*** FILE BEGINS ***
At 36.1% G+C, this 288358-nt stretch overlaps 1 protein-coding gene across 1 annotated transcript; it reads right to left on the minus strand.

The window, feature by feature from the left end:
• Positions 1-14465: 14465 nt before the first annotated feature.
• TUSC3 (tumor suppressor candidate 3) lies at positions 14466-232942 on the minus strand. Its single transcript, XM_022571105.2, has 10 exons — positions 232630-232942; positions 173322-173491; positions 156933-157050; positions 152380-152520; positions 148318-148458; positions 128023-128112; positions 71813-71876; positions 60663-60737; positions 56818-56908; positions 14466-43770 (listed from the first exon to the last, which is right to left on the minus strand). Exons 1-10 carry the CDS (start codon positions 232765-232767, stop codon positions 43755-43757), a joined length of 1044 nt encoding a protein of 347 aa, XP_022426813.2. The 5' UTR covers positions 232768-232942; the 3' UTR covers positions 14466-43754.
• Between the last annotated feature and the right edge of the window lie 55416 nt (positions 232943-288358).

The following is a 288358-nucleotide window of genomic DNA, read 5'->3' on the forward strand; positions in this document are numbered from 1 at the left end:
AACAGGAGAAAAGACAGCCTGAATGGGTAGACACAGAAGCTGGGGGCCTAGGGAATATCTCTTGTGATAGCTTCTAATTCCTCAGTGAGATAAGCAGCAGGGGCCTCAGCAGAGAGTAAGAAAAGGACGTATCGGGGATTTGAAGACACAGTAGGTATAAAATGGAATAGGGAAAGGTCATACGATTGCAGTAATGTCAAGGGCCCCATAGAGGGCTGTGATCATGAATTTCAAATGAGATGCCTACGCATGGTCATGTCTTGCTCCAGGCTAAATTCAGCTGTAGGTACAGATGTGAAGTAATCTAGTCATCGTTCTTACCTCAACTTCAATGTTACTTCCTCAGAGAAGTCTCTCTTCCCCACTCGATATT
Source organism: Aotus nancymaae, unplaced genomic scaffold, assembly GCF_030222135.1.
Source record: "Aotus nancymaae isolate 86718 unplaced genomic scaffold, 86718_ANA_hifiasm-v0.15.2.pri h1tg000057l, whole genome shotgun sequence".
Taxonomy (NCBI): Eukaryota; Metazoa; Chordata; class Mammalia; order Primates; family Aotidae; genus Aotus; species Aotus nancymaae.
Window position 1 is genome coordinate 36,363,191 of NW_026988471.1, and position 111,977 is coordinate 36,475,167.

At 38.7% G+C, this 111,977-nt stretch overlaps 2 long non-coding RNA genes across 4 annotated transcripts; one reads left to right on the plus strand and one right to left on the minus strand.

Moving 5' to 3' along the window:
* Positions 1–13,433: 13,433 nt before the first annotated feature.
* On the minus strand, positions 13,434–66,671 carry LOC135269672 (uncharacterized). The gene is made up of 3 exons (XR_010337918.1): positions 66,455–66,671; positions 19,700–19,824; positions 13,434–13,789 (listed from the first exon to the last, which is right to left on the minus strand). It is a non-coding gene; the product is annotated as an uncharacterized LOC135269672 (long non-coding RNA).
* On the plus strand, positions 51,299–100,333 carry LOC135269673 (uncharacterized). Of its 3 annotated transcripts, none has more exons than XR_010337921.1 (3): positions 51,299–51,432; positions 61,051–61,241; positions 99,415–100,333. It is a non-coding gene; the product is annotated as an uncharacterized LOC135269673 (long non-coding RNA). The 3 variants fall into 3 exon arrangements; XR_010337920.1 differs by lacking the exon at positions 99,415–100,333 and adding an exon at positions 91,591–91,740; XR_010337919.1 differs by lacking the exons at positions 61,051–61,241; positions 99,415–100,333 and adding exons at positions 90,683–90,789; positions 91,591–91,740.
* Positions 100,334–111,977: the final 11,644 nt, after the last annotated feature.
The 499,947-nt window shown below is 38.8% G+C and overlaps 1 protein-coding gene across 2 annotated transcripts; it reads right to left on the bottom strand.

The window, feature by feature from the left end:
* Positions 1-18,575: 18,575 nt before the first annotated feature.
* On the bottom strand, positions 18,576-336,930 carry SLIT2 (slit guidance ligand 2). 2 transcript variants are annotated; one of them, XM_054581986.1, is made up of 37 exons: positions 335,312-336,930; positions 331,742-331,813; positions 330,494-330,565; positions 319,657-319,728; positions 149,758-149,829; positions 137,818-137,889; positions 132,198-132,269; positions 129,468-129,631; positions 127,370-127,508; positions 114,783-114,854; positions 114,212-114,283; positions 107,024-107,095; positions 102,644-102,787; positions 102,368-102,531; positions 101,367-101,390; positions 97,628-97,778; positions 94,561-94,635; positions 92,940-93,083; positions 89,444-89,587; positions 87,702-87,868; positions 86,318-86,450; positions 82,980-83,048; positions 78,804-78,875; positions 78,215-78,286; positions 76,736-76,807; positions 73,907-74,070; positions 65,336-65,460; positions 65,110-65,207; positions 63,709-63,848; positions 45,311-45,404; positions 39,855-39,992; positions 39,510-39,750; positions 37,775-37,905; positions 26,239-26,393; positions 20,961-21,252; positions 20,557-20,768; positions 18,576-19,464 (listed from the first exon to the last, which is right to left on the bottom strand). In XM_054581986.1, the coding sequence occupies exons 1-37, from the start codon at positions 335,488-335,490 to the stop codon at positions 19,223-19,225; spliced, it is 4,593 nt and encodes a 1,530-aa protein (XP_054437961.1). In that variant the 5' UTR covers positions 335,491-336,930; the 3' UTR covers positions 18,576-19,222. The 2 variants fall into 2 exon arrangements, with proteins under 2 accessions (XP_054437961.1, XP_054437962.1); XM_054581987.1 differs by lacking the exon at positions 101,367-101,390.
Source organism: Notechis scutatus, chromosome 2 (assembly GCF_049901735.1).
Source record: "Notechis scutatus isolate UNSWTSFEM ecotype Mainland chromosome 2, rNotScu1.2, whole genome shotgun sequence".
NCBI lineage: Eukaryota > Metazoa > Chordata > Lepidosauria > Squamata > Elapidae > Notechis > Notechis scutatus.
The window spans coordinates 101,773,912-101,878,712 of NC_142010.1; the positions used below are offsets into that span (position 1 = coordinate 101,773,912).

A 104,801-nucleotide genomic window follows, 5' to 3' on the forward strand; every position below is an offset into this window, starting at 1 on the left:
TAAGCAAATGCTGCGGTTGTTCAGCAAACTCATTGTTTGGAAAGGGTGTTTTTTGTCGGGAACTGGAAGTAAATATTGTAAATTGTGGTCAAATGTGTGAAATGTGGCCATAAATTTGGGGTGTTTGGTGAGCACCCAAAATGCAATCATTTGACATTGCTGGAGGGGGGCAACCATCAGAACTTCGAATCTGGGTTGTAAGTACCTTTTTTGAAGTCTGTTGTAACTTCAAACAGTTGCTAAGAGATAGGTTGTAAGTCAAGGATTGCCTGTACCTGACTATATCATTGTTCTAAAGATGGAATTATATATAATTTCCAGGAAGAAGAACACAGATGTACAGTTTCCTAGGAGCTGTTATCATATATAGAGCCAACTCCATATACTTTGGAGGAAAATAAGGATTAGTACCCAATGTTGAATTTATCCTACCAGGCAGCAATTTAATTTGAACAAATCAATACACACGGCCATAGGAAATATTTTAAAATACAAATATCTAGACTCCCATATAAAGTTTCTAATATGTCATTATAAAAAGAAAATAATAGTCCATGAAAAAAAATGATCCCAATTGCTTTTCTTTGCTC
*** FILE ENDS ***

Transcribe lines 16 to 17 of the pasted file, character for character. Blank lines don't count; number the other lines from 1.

* On the plus strand, positions 51,299–100,333 carry LOC135269673 (uncharacterized). Of its 3 annotated transcripts, none has more exons than XR_010337921.1 (3): positions 51,299–51,432; positions 61,051–61,241; positions 99,415–100,333. It is a non-coding gene; the product is annotated as an uncharacterized LOC135269673 (long non-coding RNA). The 3 variants fall into 3 exon arrangements; XR_010337920.1 differs by lacking the exon at positions 99,415–100,333 and adding an exon at positions 91,591–91,740; XR_010337919.1 differs by lacking the exons at positions 61,051–61,241; positions 99,415–100,333 and adding exons at positions 90,683–90,789; positions 91,591–91,740.
* Positions 100,334–111,977: the final 11,644 nt, after the last annotated feature.